Last week it was reported that SoFi Technologies (SOFI) CEO Anthony Noto had spent nearly $100,000 to acquire 7,150 shares of SoFi stock. As the CEO of the company, it’s probably not too surprising to learn that Noto is a fan — but he isn’t the only one.
Rosenblatt analyst Sean Horgan rates SoFi shares a Buy along with a $30 price target. Investors could be pocketing gains of 111%, should Horgan’s forecast hit the mark over the next 12 months.
Horgan recently sat down with CEO Noto for a “fireside chat” during which Noto laid out his thoughts on where SoFi is today, and where this fintech stock is heading in the future.
“There is no challenger bank better positioned to secure a bank charter.”
This subhead from Horgan’s report pretty much summarizes his opinion on where SoFi is today. Currently, SoFi comprises three main businesses: lending, its largest, contributed 86% of the company’s revenues in 2020, but Horgan notes that this division should shrink to less than half the company’s business (43% of revenues) by 2025 as the company diversifies by expanding its other two divisions, technology (15% of revenues now, but moving towards 25%), and financial services (just 2% in 2020, but growing rapidly off its small base towards 32% of revenues by 2025).
Helping SoFi achieve this growth in financial services will be the company’s efforts to secure a bank charter, which it hopes to have in hand before the end of 2021. At the same time, SoFi is still working to gain mindshare in its customers such that they will begin to consider it their “primary bank account.” Key to making this happen, says Noto, is the company’s ability to get customers to direct-deposit their paychecks with SoFi.
“SOFI direct deposit is just scratching the surface” today, relative to where the bank hopes to eventually get, says Horton, but “if/when SOFI receives a bank license, there will be a step-function change in the differentiation it can add.”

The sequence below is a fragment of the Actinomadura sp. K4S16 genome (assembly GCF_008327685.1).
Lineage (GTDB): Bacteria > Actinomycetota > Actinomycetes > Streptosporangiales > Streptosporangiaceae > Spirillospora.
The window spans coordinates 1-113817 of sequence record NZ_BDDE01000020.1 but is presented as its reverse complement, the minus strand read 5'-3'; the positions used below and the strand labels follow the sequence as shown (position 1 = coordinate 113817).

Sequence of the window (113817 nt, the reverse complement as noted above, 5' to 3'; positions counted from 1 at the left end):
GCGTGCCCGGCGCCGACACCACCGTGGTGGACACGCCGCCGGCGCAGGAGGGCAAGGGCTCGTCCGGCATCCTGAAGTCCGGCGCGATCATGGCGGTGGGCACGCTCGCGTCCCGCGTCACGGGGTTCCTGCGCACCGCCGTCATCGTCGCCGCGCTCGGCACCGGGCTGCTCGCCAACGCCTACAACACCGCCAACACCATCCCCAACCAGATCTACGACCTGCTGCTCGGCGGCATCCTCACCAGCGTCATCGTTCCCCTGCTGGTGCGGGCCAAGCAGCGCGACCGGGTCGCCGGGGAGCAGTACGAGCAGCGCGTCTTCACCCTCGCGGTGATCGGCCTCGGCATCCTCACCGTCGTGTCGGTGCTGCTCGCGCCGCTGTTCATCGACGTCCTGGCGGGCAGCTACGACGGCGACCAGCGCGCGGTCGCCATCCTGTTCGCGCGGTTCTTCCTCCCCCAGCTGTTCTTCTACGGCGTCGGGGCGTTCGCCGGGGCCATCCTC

At the same time, Horton observes that SoFi’s Galileo fintech infrastructure platform (i.e. the technology division) will complement obtaining the hypothetical bank charter, by making it easier for SoFi to partner with other companies to offer “sweep accounts, FDIC insurance warehouse facilities, etc.” Already, SoFi has helped double SoFi’s accounts to 79 million, but there’s room for even more growth.
And speaking of growth… let’s speak a bit about growth. From $621 million in revenue in 2020, Horton estimates that SoFi will grow about 58% this year to $979.7 million, then roughly triple that sum over the next three years until, by 2024, SoFi will be pulling down as much as $2.86 billion in annual revenue.
Earnings, on the other hand, will be a bit harder to come by. Horton notes that SoFi lost $5.53 per share last year. It should cut those losses by about 90% this year, losing only $0.55 per share. Next year, the company will approach breakeven — a $0.06 per share loss. By 2023, however, the analyst sees SoFi finally coming into its own, earning $0.27 per share, and then growing that 33% the following year.
If we turn to the Street in general, we can see that there are only two analyst reviews on record so far – but both are Buys. The average price target is $26.50, suggesting room for ~86% from the $14.21 trading price in the year ahead. (See SOFI stock analysis on TipRanks)
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Disclaimer: The opinions expressed in this article are solely those of the featured analyst. The content is intended to be used for informational purposes only. It is very important to do your own analysis before making any investment.